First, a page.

These days, that goal is unusual, to say the least. Woolly’s method establishes an uncommon level of trust between playwright and producer from the outset: As he works to help shape the play, Shalwitz can trade on the goodwill created because, he says, “I was able to pick up the phone and say, ‘We like your play, we want to do your play, and we’ll do whatever it takes to get it ready and make that happen.’”

Committing to a production adds another element to the mix: a certain urgency. “It’s no surprise that when the existential moment of an actual opening night is looming, lo and behold, a sense of genuine desperation to communicate infuses the process,” says Craig Wright, whose forthcoming Grace is one of two plays commissioned from scratch under Woolly’s new program—and slated for the company’s next season. “Suddenly it’s: ‘Oh shit, they’re coming. Next week. It’d better not suck.’”

Woolly’s new play-making model is the District’s most ambitious, but other local companies clear the better-than-average bar as well. At Arena Stage, the 3-year-old Downstairs program builds on the basic two-day weekend workshop by building more structure into and around it. “We pick works and match directors to them fairly early, so writers and directors can have a little more dialogue,” says Arena Artistic Associate Wendy Goldberg, who organizes the series. “With the playwright, we set goals for each workshop in advance, and we focus feedback on those goals so the audience-response section doesn’t become a free-for-all.”

And the relationship continues beyond the weekend: Goldberg and her colleagues keep in touch with their playwrights, offering further suggestions and support as work on a script continues, and passing the word about promising properties even if they don’t fit the company’s own production agenda. “We identify artists that we’re interested in knowing on a long-term basis,” Goldberg says, “and ask them to give us whatever they have.” The result is a program that, in the assessment of Marnich, can seem “unbelievably generous. [Arena] gave my play a darn good reading, with a really smart audience, and I got some of my best feedback ever.”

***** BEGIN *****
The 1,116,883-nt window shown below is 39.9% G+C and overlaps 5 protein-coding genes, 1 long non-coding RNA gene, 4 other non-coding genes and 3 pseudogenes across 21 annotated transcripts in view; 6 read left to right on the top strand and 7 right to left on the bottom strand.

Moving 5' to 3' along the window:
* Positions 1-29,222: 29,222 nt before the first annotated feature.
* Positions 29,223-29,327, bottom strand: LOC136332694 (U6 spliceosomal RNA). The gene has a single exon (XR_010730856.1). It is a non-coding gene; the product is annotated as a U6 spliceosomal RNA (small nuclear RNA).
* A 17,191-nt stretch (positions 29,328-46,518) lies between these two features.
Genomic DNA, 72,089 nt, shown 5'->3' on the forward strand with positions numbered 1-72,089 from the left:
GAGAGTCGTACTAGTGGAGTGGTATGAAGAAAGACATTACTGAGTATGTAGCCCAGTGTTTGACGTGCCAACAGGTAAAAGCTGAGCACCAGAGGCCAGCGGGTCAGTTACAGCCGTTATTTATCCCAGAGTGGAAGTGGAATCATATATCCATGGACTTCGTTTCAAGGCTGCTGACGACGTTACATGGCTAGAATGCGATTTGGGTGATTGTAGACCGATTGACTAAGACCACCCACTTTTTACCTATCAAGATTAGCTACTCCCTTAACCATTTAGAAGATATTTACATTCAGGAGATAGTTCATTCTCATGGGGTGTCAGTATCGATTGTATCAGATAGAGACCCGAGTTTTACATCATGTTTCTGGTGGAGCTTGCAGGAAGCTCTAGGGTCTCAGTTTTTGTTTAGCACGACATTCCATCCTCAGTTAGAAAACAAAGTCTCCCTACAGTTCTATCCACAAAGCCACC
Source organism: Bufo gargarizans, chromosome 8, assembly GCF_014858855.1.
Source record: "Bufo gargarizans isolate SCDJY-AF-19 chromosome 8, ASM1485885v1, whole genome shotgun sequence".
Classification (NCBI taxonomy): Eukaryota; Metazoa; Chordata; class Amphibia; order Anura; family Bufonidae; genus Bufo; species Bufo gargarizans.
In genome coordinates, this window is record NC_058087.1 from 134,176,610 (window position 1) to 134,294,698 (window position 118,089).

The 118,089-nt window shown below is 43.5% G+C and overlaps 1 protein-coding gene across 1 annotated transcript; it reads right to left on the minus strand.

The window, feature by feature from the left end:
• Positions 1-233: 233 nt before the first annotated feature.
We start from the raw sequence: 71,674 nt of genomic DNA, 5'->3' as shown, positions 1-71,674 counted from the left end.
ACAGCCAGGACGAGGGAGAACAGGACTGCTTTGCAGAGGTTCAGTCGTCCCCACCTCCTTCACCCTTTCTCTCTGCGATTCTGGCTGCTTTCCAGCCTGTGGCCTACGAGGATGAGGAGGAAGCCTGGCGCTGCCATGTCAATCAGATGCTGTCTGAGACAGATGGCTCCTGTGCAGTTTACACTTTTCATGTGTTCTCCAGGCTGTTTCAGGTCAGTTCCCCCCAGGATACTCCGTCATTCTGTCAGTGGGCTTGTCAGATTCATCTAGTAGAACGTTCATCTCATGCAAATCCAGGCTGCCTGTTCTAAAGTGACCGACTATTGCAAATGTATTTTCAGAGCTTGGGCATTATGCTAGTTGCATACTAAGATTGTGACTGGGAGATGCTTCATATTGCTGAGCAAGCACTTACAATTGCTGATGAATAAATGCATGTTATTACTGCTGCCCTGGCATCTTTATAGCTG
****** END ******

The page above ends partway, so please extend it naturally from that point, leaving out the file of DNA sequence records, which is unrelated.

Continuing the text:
At the other end of the size chart, the tiny Charter Theatre goes totally against the traditional flow. “Most theaters are more than happy to tell a playwright exactly what needs to happen to make a play ‘work,’ says Stezin. “That’s backward for us—we want the playwright to tell us what the play is supposed to be, so we can help him get it there.” Or her, as the case may be: Currin remembers a particularly troublesome scene in Church of the Open Mind. “My impulse was to cut it,” she says. “And [the director] said, ‘Wait—put the scissors away. Let’s try to figure out why you put it there, why it’s not working, what we need to do to make it work.’”